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Body cam footage released in deadly officer-involved shooting near downtown; suspect identified

A man is dead after police say he reached for a weapon during a struggle with an officer.

LOUISVILLE, Ky. — The suspect has been identified in a deadly officer-involved shooting in the 200 block of E. Gray St. 

According to an LMPD spokesperson, sometime before noon, an officer from the Heritage Creek police department was working off duty and got reports of a "disorderly" man at the Dosker Manor Apartments. He attempted to sop the man, identified as 44-year-old Jessie Stringfield, on the premises. Stringfield was believed to have a weapon. The off duty officer chased him on foot but lost him. 

"Security at Dosker Manor had been having issues over the past week regarding a subject who was threatening residents, using disparaging remarks and was reported to have displayed a handgun in a threatening manner," LMPD Public Integrity Unit Lt. Ted Eidman said.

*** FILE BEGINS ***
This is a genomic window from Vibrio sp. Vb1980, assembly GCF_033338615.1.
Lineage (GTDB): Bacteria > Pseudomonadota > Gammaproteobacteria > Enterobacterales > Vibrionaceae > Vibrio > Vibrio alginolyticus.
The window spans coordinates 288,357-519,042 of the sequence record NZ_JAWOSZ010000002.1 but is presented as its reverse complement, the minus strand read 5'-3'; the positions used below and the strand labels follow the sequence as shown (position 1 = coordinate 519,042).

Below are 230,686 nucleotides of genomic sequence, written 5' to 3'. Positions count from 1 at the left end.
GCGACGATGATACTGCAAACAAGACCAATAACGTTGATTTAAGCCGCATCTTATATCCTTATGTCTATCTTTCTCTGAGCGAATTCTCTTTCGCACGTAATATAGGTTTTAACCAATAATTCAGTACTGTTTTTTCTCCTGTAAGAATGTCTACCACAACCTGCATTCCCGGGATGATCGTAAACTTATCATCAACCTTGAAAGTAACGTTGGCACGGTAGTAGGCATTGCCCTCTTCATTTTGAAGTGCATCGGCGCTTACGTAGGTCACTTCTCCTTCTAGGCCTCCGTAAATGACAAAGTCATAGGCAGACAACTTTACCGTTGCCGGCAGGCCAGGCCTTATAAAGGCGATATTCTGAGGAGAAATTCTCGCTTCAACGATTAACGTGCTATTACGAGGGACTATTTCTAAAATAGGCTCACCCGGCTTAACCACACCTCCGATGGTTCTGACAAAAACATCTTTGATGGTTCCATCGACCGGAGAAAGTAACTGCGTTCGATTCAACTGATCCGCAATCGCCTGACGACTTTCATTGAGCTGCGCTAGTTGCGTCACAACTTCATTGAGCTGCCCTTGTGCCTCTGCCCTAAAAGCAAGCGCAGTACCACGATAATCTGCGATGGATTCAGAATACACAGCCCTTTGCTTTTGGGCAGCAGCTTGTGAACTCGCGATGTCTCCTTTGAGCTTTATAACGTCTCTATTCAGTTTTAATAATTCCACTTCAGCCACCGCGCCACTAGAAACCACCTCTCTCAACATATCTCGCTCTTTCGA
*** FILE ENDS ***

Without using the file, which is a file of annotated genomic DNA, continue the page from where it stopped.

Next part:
An officer from the UofL police department found Stringfield walking in the 200 block of E. Gray St. He stopped him and a struggle ensued.

An LMPD officer arrived on the scene and said Stringfield reached for a weapon. He then shot Stringfield in order to protect himself and the UofL officer, the spokesperson said.

"Officer Johnson had his weapon drawn and ordered the suspect to stop, but Mr. Stringfield was uncooperative. The UofL officer grabbed the suspect and attempted to gain control. Officer Johnson began to holster his weapon and help to physically control the suspect. Mr. Stringfield reached for his waistband and began to pull out his handgun. Officer Johnson redrew his weapon and fired one shot striking the suspect," Lt. Eidman said.

Stringfield was taken to Univeristy hospital to be treated for his injuries, but later died at the hospital.

Eidman said as part of processing the scene Monday, officers recovered a handgun that was "in possession of Mr. Stringfield."

"We have been reminded far too often here lately just how dangerous of a job policing is. This job often requires split second decisions that people will judge and second guess for a lifetime but as police officers we understand, we accept the high level of public scrutiny that comes along with that responsibility of having to fire your weapon," LMPD Chief Steve Conrad said. 

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*WARNING: VIdeo provided by LMPD from officer's Body cam contains graphic language and images.

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